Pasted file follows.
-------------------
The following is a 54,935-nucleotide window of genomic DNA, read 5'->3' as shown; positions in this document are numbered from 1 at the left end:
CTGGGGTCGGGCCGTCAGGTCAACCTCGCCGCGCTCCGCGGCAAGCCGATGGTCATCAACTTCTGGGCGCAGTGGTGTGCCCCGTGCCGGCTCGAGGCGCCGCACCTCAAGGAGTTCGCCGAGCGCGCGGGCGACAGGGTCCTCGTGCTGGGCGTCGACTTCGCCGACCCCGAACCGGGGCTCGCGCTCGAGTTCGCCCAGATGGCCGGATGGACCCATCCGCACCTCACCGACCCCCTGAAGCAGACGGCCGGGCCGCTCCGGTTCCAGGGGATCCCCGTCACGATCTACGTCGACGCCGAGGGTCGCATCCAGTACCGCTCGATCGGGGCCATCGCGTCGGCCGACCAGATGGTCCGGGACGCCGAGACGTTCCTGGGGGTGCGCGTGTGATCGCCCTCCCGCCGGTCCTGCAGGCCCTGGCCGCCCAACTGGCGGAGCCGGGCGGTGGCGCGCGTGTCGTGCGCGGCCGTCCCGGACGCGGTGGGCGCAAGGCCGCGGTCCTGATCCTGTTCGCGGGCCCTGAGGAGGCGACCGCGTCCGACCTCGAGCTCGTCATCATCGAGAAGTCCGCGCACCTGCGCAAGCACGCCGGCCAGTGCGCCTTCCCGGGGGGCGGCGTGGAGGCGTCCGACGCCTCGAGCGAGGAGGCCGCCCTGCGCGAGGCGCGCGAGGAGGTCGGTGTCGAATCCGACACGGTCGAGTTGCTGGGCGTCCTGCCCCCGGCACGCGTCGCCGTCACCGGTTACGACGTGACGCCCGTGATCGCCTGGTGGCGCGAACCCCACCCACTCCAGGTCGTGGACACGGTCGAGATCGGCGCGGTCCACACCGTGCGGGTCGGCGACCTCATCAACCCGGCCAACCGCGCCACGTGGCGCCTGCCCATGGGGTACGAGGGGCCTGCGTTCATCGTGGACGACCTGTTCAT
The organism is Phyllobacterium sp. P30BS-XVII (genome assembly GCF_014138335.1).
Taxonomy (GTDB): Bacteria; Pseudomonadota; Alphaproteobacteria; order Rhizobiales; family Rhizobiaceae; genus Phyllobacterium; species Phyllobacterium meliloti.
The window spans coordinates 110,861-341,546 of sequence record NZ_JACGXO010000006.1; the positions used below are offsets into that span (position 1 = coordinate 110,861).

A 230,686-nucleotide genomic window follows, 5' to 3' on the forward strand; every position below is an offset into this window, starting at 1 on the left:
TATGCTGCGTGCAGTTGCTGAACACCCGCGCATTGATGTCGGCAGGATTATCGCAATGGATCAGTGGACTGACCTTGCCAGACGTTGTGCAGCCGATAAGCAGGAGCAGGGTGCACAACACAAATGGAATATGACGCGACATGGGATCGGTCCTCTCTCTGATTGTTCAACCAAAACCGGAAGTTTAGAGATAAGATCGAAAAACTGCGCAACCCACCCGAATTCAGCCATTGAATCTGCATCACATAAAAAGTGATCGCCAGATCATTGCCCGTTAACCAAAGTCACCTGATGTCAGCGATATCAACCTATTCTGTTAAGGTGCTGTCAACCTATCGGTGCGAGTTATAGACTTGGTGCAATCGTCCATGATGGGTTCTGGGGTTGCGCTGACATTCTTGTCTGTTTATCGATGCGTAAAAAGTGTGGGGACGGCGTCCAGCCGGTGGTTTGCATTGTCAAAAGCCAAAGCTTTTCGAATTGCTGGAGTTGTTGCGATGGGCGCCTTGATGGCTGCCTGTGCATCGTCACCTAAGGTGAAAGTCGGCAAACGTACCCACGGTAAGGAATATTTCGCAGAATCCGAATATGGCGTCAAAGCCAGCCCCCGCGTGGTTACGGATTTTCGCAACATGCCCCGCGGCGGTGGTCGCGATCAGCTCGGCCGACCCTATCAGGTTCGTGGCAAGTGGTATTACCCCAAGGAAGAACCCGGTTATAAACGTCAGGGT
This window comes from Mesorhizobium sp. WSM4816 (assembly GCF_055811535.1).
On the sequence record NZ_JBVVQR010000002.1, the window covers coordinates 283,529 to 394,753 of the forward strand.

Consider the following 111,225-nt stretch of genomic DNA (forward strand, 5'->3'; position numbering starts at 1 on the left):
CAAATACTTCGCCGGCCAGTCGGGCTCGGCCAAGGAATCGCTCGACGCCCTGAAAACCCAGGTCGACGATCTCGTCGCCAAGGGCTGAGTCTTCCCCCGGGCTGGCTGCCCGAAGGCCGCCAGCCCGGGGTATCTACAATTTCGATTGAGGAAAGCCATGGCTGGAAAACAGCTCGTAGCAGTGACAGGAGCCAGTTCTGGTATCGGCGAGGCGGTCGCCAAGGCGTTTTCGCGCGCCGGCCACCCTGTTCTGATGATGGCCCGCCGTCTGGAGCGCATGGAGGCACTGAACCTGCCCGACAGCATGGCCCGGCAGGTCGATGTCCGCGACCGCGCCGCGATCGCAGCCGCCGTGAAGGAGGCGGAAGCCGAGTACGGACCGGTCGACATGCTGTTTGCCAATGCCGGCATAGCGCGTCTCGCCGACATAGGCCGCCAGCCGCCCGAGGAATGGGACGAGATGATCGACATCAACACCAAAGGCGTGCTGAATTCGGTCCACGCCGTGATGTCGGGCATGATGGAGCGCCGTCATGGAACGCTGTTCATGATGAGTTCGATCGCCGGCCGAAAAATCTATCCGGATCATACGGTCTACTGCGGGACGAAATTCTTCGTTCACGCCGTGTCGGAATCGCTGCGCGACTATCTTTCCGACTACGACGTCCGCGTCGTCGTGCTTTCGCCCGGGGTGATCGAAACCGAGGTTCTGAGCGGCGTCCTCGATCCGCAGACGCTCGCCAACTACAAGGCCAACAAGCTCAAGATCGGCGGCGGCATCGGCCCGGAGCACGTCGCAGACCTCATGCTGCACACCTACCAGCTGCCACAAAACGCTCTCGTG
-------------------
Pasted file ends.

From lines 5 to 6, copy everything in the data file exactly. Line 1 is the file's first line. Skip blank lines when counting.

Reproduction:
The window spans coordinates 110,861-341,546 of sequence record NZ_JACGXO010000006.1; the positions used below are offsets into that span (position 1 = coordinate 110,861).

A 230,686-nucleotide genomic window follows, 5' to 3' on the forward strand; every position below is an offset into this window, starting at 1 on the left: